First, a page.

• If you hover over the orange arrow, text will be displayed on the left-hand side of the graph that will state which channel is being used to trigger the display and what the trigger voltage level is.
    • In this example, Channel 1 (C1) and 0 V are the trigger channel and trigger voltage level, respectively.

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visually measuring the waveform
Visually measuring the waveform

On the scope display, Vmax, Vmin, Vpp, and the period (T) can be obtained by

  • counting the number of divisions
  • multiplying by the vertical scale for voltages
  • multiplying by the horizontal scale for time period.

Horiz Scale 

Vert Scale 

VmaxApprox 2.5 div up from GND x 2V/div = +5V

Period T

Approx 2 div x 500us/div = 1 ms

 GND (0V) location for CH1

VminApprox 2.5 div down from GND x 2V/div = -5V

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measure the waveform parameters
Measure the Waveform Parameters
  • Click Measure…This opens a window for measurements.
  • Select a channeland then double click on the Type

of measurement that you would like to have

displayed or click on the sign to the left of

Vertical (measurements associated with the voltage

amplitude), Horizontal (measurements associated

with the period or frequency of the signal), or

Device (information on the exact operation of the

Analog Discovery for the graphed voltage signal).

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displaying measurements
Displaying Measurements

Double click on the name of the measurement in the drop-down menu under Type and the measurement name and its value along with the channel number will appear in a Measurements window along side the plot of the time-varying signal.

Click Addto bring up the Add Measurement pop-up window if there are some other measurements that you would like displayed after you close the Add Measurements window.

If you only single click on the name, the value will be displayed at the bottom of the Add Measurement pop-up window.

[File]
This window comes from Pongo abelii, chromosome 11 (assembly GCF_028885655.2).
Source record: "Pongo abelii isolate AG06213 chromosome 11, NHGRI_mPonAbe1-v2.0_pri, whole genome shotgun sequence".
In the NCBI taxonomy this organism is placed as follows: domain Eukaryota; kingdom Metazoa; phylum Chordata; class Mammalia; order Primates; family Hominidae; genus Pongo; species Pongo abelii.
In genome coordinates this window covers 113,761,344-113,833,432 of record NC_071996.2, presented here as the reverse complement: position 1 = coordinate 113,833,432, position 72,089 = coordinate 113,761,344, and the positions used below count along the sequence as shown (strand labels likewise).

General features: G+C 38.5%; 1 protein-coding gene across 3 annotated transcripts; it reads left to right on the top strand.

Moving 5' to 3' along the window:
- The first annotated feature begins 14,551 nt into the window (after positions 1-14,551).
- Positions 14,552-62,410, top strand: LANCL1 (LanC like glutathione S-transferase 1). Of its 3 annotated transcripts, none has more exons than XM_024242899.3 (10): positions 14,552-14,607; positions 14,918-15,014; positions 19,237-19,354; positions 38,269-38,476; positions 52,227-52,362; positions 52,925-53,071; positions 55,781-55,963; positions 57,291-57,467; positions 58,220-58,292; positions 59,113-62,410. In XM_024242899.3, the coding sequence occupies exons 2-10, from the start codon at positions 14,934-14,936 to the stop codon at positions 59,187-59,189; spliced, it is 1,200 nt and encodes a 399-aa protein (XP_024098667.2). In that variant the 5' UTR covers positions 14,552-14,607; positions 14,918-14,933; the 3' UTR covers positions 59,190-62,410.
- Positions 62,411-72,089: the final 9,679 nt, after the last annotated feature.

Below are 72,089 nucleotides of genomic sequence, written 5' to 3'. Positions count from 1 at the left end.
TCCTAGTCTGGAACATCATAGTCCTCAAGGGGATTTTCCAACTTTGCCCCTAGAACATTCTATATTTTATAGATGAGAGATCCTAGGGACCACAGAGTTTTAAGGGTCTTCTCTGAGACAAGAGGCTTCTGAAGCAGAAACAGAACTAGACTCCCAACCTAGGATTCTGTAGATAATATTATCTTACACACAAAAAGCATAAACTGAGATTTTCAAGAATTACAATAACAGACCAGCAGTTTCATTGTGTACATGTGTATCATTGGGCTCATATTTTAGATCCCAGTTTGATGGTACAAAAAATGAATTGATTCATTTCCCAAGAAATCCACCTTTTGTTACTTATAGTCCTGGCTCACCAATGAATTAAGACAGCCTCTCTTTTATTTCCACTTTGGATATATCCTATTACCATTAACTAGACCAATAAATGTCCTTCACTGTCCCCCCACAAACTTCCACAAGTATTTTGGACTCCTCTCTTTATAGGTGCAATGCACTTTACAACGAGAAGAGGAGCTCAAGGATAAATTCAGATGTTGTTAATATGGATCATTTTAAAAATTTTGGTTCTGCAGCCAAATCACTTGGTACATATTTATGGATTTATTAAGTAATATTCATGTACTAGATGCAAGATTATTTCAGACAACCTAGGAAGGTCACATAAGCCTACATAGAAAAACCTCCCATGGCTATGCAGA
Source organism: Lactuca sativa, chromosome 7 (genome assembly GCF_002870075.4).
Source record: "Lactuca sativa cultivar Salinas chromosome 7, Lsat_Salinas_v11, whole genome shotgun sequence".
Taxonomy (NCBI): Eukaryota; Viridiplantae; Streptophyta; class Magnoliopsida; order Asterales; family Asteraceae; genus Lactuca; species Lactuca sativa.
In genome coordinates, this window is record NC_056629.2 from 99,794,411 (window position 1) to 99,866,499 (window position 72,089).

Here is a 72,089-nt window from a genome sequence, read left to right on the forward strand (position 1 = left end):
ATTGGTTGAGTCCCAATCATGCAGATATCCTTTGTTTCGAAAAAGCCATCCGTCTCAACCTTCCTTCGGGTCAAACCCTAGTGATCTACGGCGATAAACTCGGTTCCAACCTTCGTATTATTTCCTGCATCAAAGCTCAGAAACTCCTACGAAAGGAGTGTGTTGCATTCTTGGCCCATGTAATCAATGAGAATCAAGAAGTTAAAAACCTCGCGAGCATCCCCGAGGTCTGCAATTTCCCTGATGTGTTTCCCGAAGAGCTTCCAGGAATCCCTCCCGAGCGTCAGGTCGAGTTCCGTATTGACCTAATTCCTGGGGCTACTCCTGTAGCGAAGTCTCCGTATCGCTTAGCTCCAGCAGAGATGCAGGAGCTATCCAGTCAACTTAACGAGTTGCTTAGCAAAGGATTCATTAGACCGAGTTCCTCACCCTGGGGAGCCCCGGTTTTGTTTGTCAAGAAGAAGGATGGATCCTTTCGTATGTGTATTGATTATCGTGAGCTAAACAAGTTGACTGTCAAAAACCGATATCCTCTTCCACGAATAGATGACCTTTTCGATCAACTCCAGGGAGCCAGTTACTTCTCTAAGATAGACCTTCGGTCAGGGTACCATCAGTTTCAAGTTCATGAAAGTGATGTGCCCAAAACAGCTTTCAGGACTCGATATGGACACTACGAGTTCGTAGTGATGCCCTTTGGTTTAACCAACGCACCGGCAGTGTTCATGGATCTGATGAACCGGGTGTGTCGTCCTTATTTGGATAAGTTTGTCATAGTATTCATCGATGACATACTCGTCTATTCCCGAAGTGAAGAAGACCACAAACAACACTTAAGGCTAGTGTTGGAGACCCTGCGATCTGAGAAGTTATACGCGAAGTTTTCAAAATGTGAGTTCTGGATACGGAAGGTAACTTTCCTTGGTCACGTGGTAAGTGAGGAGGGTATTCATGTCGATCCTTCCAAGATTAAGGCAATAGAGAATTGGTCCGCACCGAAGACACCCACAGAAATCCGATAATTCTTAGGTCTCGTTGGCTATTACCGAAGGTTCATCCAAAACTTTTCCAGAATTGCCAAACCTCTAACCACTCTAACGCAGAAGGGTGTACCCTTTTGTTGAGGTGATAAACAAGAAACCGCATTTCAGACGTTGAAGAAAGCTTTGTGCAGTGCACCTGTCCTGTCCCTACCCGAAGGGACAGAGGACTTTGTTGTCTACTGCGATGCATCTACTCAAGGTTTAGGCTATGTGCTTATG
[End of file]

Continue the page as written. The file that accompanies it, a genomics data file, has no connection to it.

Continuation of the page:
Click on the measurement name and then the to delete one of the measurements from the list in the Measurements window.

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measurement accuracy
Measurement Accuracy
  • There is greater accuracy to a measurement of voltage amplitude and offset made on a waveform that vertically occupies most of display as compared to a waveform that is small on the display.
  • The best accuracy for time-based parameters seems to require at least two cycles of the waveform to be displayed on the horizontal axis.
  • The measured values will be reasonably accurate as long as the scope display is running.
  • If you see “?” after the value, the waveform measurement does not fit into the display window and/or is outside of the measurement range.
  • If you have “Waiting for trigger” showing, any changes to the waveform will not appear on the graphical display and the measurements of the Waveform Parameters will not be updated for the actual voltage signal in the circuit.

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using cursors
Using Cursors

To obtain data at specific points on the displayed voltage versus time graphs, you can use cursors.

To activate the cursors, click and drag the X or Y in the corners of the graph into the graph.

A vertical line will appear when you click and drag X into the graph and a horizontal line will appear when you click and drag Y.There are two each of the X and Y cursers.

In this example, the X cursor has been dragged on to the graph. The text printed along the cursor are the voltage measurements at the point on the x-axis where the X cursor crosses. Clicking near the X cursor will cause a balloon to open, which contains the same information The voltage at the intersection of the X and Y cursors is shown when you click on the Y cursor. To remove the cursor from the graph, click on X1or on the cursor itself and move it back to X.

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measurement of differences in time
Measurement of Differences in Time

To find the difference in time between two points in time on a curve, position the two vertical lines by click-and-dragging each line to the appropriate point on the trace.

Note that the order of the values for X1 and X2 in the second larger box as well as in the lower left of the scope window (only when you click on one or the other cursor) will switch when X1 is located at a time larger than X2.

dXis the absolute value of the difference in time between the two vertical cursors.

1/dXis the reciprocal of that difference in time, expressed in Hz.

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measurement of differences in voltage
Measurement of Differences in Voltage

To find the voltage difference between two points on the same graph (which can be on the same signal, a signal and a reference voltage, or one on each signal), position the two horizontal lines by click-and-dragging each cursor to the appropriate point on the trace. The text displayed with the lower cursor includes the voltage difference between the two cursors.

dYis the absolute value of the difference in voltage between the two horizontal cursors.

The Y1 and Y2 values are the voltages of the lines